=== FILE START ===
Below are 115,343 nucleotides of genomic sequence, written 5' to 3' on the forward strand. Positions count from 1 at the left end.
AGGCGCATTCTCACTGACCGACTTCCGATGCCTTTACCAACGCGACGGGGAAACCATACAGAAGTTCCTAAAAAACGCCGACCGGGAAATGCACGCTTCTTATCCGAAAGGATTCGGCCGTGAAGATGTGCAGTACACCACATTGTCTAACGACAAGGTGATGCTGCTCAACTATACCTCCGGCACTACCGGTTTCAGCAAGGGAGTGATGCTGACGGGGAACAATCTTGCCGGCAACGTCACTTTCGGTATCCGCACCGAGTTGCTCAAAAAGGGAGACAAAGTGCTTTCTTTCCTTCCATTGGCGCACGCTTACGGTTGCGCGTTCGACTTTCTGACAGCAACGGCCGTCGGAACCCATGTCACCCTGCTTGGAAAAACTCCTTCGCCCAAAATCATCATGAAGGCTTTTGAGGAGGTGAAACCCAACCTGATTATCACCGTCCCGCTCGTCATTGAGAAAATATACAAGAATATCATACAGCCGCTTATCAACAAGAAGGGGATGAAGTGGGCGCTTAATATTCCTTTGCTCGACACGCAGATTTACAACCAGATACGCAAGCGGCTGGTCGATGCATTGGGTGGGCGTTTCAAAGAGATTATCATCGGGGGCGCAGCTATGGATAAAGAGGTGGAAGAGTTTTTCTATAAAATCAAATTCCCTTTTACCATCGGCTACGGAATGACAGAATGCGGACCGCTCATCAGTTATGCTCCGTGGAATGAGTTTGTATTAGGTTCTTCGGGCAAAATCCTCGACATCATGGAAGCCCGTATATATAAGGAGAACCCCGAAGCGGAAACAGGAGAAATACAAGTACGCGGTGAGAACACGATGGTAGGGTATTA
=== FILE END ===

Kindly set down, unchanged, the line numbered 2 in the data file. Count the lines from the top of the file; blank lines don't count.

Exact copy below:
AGGCGCATTCTCACTGACCGACTTCCGATGCCTTTACCAACGCGACGGGGAAACCATACAGAAGTTCCTAAAAAACGCCGACCGGGAAATGCACGCTTCTTATCCGAAAGGATTCGGCCGTGAAGATGTGCAGTACACCACATTGTCTAACGACAAGGTGATGCTGCTCAACTATACCTCCGGCACTACCGGTTTCAGCAAGGGAGTGATGCTGACGGGGAACAATCTTGCCGGCAACGTCACTTTCGGTATCCGCACCGAGTTGCTCAAAAAGGGAGACAAAGTGCTTTCTTTCCTTCCATTGGCGCACGCTTACGGTTGCGCGTTCGACTTTCTGACAGCAACGGCCGTCGGAACCCATGTCACCCTGCTTGGAAAAACTCCTTCGCCCAAAATCATCATGAAGGCTTTTGAGGAGGTGAAACCCAACCTGATTATCACCGTCCCGCTCGTCATTGAGAAAATATACAAGAATATCATACAGCCGCTTATCAACAAGAAGGGGATGAAGTGGGCGCTTAATATTCCTTTGCTCGACACGCAGATTTACAACCAGATACGCAAGCGGCTGGTCGATGCATTGGGTGGGCGTTTCAAAGAGATTATCATCGGGGGCGCAGCTATGGATAAAGAGGTGGAAGAGTTTTTCTATAAAATCAAATTCCCTTTTACCATCGGCTACGGAATGACAGAATGCGGACCGCTCATCAGTTATGCTCCGTGGAATGAGTTTGTATTAGGTTCTTCGGGCAAAATCCTCGACATCATGGAAGCCCGTATATATAAGGAGAACCCCGAAGCGGAAACAGGAGAAATACAAGTACGCGGTGAGAACACGATGGTAGGGTATTA